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Guide to Recruiting and Schmoozing - Part 1

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Guide to Recruiting and Schmoozing - Part 1 [#permalink] New post 05 Jan 2008, 16:53
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This is the first of a 20 part series on recruiting and schmoozing (just kidding, it will probably be 3-4 parts but I don't know yet). These are based on my experiences, so people with different backgrounds, different career goals and at different schools will certainly have different things to add. I attended mostly IB events so I'll try to point out areas where this guide may or may not apply to certain areas (for example, if something applies to IB recruiting, but not other job tracks), but others should definitely jump in with their own insights and experiences. The topics I'm planning to cover include recruiting strategy, etiquette at events, manners and procedures for sit-down meals, proper attire for various events (guys only, unfortunately I know nothing about what women should wear), follow-up, and various other items as they pop in my head.

Part 1 - the early days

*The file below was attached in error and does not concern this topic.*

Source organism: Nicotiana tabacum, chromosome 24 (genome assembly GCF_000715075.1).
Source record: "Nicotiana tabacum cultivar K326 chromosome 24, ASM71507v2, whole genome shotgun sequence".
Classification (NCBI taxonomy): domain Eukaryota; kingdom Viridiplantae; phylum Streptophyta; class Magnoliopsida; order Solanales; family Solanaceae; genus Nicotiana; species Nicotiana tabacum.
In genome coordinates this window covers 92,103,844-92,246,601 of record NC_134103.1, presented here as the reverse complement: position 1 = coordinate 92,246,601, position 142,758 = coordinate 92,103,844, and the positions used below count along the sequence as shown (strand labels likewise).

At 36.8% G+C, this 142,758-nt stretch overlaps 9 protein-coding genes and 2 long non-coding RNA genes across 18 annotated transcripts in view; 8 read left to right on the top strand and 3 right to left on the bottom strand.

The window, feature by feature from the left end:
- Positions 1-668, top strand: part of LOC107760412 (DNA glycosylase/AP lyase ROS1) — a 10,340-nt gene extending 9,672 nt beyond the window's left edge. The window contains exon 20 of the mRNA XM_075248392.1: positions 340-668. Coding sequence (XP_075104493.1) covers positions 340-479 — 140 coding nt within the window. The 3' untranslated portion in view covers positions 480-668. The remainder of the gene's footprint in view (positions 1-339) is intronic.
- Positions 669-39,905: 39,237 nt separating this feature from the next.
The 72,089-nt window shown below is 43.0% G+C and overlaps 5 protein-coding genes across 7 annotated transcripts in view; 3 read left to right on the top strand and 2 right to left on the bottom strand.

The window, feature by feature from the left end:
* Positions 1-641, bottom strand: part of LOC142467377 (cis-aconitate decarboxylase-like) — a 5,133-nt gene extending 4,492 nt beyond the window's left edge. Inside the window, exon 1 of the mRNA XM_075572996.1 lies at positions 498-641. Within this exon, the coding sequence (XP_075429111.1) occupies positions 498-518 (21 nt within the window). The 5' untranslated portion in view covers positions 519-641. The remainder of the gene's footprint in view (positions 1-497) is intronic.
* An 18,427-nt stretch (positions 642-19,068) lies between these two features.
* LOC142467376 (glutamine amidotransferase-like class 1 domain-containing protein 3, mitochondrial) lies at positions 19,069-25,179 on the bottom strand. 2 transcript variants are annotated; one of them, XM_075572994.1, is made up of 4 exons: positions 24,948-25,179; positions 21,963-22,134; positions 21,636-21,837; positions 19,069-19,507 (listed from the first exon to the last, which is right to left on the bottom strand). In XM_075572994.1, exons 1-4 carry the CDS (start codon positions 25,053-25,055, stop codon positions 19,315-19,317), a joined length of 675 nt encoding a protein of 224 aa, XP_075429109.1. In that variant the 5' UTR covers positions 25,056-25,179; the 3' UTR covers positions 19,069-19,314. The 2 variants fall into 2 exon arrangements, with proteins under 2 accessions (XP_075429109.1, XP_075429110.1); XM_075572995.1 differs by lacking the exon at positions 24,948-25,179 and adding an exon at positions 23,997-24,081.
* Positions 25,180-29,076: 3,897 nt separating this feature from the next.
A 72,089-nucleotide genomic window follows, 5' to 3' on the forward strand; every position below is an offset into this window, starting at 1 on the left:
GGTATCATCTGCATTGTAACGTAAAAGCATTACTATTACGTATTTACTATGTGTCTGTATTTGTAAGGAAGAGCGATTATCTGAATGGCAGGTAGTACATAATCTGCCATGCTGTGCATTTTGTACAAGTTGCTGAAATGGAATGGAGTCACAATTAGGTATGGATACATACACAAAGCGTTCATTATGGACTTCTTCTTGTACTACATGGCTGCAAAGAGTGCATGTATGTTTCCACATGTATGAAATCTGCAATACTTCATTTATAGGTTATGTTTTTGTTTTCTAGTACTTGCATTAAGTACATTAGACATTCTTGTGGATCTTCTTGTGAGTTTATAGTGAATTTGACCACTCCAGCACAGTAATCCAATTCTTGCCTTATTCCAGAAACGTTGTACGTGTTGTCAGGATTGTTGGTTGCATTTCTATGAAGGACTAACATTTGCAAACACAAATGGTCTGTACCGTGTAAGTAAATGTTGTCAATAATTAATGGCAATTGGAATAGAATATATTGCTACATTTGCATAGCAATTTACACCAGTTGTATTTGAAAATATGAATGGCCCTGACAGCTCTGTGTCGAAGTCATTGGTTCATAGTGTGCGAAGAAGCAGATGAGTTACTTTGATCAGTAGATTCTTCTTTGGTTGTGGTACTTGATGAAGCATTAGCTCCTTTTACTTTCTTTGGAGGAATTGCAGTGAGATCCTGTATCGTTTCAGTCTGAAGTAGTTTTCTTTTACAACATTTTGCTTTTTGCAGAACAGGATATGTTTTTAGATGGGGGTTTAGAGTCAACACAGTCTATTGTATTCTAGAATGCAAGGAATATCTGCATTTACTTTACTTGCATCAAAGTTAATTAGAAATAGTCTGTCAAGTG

The following advice generally applies to firms that have a regular recruiting process on your campus, and are based on experiences with IB firms. These firms generally come for an initial presentation, followed by some type of open invite event (cocktails or something) and then 1-3 invite only events. For Darden this usually culminates with our Week on Wall Street where 20-25 firms host us in their offices in NY; finally there are two rounds of interviews, generally on campus. I must stress that if a firm does not recruit on campus, or if they only visit for a general presentation and do not have follow-up events that you must use different strategies.

So, at a lot of schools, recruiters will start showing up as soon as 2 or 3 weeks after you start school. For these schools, you can really understand why schools really want you to think about your career goals during the application process. You really need to be able to hit the ground running. I know that at some other schools, recruiters are allowed on campus until later or perhaps after the 1st quarter, so people at those schools should share their experiences. I didn't attend any conferences or anything like that, but I know that some people had success at such events.